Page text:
Three High-Calorie Feedstuffs for Horses - Equine Health and Welfare

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Three High-Calorie Feedstuffs for Horses

HCBC Staff
Created: February 17, 2016

One way to increase energy consumption without offering more and more feed is through thoughtful supplementation of a high-calorie feedstuff. St

By Kentucky Equine Research Staff · January 12, 2016
Certain factors can trigger weight loss in horses—a change in seasons, an upshot in performance intensity or duration, a slowdown in pasture growth. One way to increase energy consumption without offering more and more feed is through thoughtful supplementation of a high-calorie feedstuff. Stabilized rice bran, beet pulp, and oil are tried-and-true methods of adding calories to diets.

Stabilized rice bran, beet pulp, and oil are tried-and-true methods of adding calories to diets.Stabilized rice bran. Containing 18-20% fat, stabilized rice bran can boost the energy density of a ration without a corresponding increase in reactive, high-strung behavior. “Sold as a meal or a pellet, most stabilized rice bran products are fed at 1-2 lb (0.45-1 kg) per day, though that can be adjusted based on the individual,” said Catherine Whitehouse, M.S., a nutritionist with Kentucky Equine Research (KER).

In choosing a rice bran, stabilization is important, as the process inactivates an enzyme that hastens rancidity. Once stabilized, however, rice bran has a shelf life compatible with other feedstuffs. The nutritional content of stabilized rice bran will not adversely affect a balanced diet, according to Whitehouse, so it can be added safely per the manufacturer’s recommendations. Stabilized rice bran is not a fully fortified concentrate and should not be fed as one.

Beet pulp. Considered a super fiber because its energy level exceeds that of typical forages, beet pulp is susceptible to fermentation in the hindgut, making it a valuable source of calories. Like stabilized rice bran, beet pulp can be mixed directly into the feed, though many horsemen choose to soak beet pulp before feeding. Soaking softens the feedstuff and makes it easier to swallow. Rinsing or soaking is especially important for horses that bolt their feed or that have a history of choke.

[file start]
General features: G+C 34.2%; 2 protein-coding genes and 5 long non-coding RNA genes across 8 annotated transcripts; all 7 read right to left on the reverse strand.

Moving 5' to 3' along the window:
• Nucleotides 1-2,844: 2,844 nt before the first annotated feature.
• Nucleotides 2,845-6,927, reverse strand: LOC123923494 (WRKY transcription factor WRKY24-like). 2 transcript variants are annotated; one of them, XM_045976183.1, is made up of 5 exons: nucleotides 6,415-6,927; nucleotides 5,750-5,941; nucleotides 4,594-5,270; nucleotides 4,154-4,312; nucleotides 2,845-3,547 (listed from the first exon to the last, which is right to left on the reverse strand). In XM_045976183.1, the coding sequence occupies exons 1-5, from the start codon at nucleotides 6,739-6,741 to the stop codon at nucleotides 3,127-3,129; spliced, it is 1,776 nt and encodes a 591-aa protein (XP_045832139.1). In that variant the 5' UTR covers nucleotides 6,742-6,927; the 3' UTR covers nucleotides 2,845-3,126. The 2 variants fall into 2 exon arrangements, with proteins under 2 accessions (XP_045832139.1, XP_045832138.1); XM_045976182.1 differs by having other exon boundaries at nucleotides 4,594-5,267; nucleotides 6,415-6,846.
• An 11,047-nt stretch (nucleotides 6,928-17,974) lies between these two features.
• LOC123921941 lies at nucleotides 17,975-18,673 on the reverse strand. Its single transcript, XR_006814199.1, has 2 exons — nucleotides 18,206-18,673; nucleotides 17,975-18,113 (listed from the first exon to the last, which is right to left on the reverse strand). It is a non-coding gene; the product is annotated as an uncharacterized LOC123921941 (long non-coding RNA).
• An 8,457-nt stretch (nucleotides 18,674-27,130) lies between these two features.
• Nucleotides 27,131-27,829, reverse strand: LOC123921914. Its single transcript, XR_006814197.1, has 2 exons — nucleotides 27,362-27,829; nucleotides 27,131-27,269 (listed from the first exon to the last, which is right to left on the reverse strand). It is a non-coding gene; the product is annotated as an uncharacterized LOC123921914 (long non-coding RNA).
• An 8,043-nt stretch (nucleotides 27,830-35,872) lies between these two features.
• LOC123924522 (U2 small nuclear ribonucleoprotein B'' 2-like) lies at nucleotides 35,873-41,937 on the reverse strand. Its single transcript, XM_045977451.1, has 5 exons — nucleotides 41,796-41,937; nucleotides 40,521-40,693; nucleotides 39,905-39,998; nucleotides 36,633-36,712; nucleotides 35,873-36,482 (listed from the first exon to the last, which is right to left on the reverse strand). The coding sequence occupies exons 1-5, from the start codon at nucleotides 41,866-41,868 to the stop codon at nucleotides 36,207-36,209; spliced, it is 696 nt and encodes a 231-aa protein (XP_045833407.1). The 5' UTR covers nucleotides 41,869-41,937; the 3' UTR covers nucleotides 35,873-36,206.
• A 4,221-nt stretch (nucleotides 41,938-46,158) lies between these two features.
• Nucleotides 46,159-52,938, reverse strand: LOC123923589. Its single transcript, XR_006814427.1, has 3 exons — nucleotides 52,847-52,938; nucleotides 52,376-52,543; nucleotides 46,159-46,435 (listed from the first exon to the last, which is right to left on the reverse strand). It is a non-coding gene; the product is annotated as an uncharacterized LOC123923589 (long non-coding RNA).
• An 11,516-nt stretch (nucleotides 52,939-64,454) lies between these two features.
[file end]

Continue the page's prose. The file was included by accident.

“Though hard keepers generally do not have metabolic problems, especially middle-aged horses, those prescribed low-sugar diets should be fed unmolassed beet pulp or the beet pulp should be rinsed thoroughly after being soaked, according to research,” advised Whitehouse.

Oil. Despite a natural diet nearly devoid of fat, horses have proven incredibly adept at using it to fuel growth, athletic endeavors, and reproductive efforts. Vegetable oils such as soybean, corn, and canola provide horses with calories in the form of pure fat. “Because grain mixes are generally rich in omega-6 fatty acids, it’s best to choose an oil that has fewer omega-6s, like soybean or canola,” explained Whitehouse.

Each horse has an individual limit as to how much oil it finds palatable. Most can be fed one-half to one cup (4-8 oz) per feeding though, like all new feedstuffs, it should be introduced slowly into the diet.

Aside from being calorically dense, these feedstuffs have another thing in common: they are often used in concentrates as alternative energy sources. Many performance feeds contain one, two, or all three of these ingredients. If you find yourself adding two or more of these feedstuffs to a basic concentrate, you may look into choosing a more appropriate feed for your hard-to-condition horse.

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